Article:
Bibra Lake was first reported by the surveyor A.C. Gregory in May 1842. He visited the area and noted on the map the lake name of Wallubup. On the same map he also spelt it Walyabup, so it is very likely he had contact with the Nyungar people who lived in the area. When published in newspapers, the name was generally spelt Walliabup, which became the preferred spelling.
Walliabup and its northern companion, Coolbellup (now North Lake) were vitally important to the Aboriginal inhabitants, with archaeological evidence showing the land between the two lakes was in continuous use for at least 2000 years, and evidence of use up to 8000 years ago.
Countless Aboriginal people have recorded memories of living and practicing their culture by the lakes, and there were still semi-permanent camps there into the 1960s.
Early European settlement
On that 1842 map, there were already some European names: David
Joslyn, Richard White, and his son Jabez White on the eastern shore, with the western area still unclaimed. Gregory recorded that the western side was ‘hilly country heavily timbered with mahogany red and white gum’ (mahogany was an early name for the WA hardwood jarrah), and the east was ‘open banksia country’.
The von Bibra connection
In 1843 one of the von Bibra family surveyed the area, selecting a 320 acre parcel of land on the southern shore for himself, though is unlikely that he ever lived there. Most of the early land grants in the area were not worked as agricultural land, but kept as capital by well-off early settlers.
There is some confusion as to whether this was Benedict von Bibra or his younger brother Charles, as both were active in the colony around that time, and Charles was cited later by a descendant as having ‘lived at Bibra Lake, which was named after him’.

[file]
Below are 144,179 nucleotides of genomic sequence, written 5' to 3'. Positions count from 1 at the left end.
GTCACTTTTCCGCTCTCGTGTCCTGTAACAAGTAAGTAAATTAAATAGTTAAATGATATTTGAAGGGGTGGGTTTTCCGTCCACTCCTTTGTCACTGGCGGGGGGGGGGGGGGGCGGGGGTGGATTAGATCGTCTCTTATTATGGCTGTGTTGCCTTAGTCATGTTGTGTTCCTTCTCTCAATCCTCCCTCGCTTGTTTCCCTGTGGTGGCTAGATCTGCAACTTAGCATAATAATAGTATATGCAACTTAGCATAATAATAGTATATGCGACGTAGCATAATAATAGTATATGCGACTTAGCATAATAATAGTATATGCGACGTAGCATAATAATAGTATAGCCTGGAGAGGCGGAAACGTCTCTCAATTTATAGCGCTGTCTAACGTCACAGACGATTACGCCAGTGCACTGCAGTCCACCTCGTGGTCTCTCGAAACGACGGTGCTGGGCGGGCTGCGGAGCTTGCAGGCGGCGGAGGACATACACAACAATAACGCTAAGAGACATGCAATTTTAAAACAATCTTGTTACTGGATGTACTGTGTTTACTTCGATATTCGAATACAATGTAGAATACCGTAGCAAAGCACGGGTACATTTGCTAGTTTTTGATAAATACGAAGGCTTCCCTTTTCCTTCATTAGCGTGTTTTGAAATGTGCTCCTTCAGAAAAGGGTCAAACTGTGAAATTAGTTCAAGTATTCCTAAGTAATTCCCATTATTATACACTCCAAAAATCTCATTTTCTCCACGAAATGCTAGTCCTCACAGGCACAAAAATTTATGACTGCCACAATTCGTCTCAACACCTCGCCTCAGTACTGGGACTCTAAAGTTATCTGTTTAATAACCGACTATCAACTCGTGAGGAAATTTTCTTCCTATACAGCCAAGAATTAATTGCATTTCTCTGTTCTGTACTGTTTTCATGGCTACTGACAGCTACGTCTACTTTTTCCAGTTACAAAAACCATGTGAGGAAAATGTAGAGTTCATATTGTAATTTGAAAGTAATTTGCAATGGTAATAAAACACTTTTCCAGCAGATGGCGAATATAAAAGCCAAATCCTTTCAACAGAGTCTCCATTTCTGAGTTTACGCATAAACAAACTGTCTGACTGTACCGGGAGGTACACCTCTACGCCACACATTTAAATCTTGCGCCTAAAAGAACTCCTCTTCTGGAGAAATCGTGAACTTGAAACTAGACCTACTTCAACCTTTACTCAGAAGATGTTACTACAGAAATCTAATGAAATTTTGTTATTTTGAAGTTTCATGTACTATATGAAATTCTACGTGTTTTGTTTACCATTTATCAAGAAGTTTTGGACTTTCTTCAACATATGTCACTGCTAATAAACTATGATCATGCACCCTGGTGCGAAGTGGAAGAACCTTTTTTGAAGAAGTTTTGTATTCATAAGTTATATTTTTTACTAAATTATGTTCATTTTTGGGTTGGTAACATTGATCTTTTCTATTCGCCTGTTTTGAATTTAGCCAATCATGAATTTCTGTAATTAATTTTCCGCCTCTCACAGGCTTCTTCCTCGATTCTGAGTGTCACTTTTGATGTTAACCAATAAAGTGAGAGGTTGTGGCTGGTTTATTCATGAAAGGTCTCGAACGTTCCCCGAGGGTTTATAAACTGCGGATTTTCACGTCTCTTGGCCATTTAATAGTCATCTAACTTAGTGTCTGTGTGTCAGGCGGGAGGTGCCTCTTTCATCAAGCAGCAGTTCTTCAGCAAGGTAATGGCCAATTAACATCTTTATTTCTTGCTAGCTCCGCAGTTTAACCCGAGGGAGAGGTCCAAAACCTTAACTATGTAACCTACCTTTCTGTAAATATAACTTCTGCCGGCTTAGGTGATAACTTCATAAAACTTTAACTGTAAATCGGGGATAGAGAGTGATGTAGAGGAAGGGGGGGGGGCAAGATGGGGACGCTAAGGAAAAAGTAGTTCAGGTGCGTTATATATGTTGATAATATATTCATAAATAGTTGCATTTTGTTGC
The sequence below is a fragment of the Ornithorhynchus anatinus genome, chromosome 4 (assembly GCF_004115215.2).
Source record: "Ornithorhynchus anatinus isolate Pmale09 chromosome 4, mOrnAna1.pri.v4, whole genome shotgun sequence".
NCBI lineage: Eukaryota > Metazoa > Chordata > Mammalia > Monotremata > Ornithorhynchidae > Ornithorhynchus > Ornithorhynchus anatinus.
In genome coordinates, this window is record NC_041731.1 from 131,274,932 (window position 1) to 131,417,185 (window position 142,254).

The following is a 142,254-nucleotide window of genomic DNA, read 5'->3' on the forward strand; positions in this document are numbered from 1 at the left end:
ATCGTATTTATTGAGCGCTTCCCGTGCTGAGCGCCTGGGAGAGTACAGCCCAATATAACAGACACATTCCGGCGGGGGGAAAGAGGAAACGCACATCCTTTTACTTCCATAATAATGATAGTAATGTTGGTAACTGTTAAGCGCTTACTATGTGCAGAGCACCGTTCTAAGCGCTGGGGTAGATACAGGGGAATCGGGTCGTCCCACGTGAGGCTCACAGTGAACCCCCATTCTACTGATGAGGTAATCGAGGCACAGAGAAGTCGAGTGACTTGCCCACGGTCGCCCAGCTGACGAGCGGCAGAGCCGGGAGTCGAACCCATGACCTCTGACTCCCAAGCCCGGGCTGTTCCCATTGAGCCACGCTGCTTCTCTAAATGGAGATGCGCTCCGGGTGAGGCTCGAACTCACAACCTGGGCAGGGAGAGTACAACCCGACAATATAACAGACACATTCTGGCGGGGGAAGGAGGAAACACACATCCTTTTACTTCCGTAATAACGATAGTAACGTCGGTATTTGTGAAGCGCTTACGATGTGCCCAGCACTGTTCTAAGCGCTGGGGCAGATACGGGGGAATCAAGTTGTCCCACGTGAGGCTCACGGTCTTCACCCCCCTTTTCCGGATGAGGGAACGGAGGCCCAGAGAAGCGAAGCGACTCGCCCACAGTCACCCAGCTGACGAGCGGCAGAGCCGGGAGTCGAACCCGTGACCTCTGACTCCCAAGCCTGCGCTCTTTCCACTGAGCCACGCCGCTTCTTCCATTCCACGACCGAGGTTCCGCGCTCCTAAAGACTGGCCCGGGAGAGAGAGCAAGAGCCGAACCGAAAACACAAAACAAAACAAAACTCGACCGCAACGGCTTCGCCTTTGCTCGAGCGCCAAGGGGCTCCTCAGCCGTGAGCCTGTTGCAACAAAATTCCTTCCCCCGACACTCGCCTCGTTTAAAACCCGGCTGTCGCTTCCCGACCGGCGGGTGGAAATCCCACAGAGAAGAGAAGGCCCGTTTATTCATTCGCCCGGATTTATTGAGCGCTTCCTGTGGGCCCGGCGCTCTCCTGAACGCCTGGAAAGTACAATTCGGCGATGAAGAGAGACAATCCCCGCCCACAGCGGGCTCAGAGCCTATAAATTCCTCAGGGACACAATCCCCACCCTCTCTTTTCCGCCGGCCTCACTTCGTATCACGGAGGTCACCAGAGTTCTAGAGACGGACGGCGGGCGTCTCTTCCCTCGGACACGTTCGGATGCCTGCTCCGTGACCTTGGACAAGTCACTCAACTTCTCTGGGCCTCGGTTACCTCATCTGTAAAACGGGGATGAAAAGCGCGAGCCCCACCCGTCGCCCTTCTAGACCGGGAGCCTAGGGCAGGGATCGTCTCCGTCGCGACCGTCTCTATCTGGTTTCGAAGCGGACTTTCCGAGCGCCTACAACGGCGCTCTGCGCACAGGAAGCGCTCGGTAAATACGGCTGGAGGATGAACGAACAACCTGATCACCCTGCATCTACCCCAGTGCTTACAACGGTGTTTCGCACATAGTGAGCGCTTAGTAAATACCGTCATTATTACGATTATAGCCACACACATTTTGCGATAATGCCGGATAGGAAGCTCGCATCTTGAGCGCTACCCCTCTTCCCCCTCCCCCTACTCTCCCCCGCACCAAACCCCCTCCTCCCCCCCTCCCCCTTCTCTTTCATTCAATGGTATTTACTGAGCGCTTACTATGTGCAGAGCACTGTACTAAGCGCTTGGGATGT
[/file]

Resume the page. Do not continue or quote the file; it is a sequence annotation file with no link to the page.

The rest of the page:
Regardless, by the 1850s the name ‘Bibra’s Lake’ was common for the area, and in 1967 the lake and the suburb were officially recorded as Bibra Lake instead of Walliabup.
Cattle runs at Bibra Lake
Bibra Lake became one of the most earliest places in Cockburn to be continuously settled by Europeans. The White family, though mostly associated with the Gosnells area, ran cattle in paddocks on the lake shores. Throughout the 1850s there were cattle farmers with land at Bibra Lake, including Thomas Hawkins, J. Green, and J. Davies.
The first person recorded as living full time at Bibra Lake was William Thorpe, who had a dairy farm by the lake which he named Moor Farm.
This was built sometime in the 1860s, and Thorpe and his large family remained at Bibra Lake until the early 1880s. On properties alongside him in the 1860s and early 1870s were the Tourner family and the Baker family, all of whom had cultivated acres of land and built stone houses, stables, stockyards and other farm buildings near the lake.
Timber, dairy, and market gardens
As the early surveyor Gregory noted, the land around Bibra Lake was heavy with ‘mahogany’ (jarrah), as well as banksia, so it is not surprising that by the 1870s a strong timber industry had grown up in the area. Many people recorded as living at Bibra Lake during the later decades of the 19th century were sawyers (woodcutters) and sawpits were a common feature of the landscape.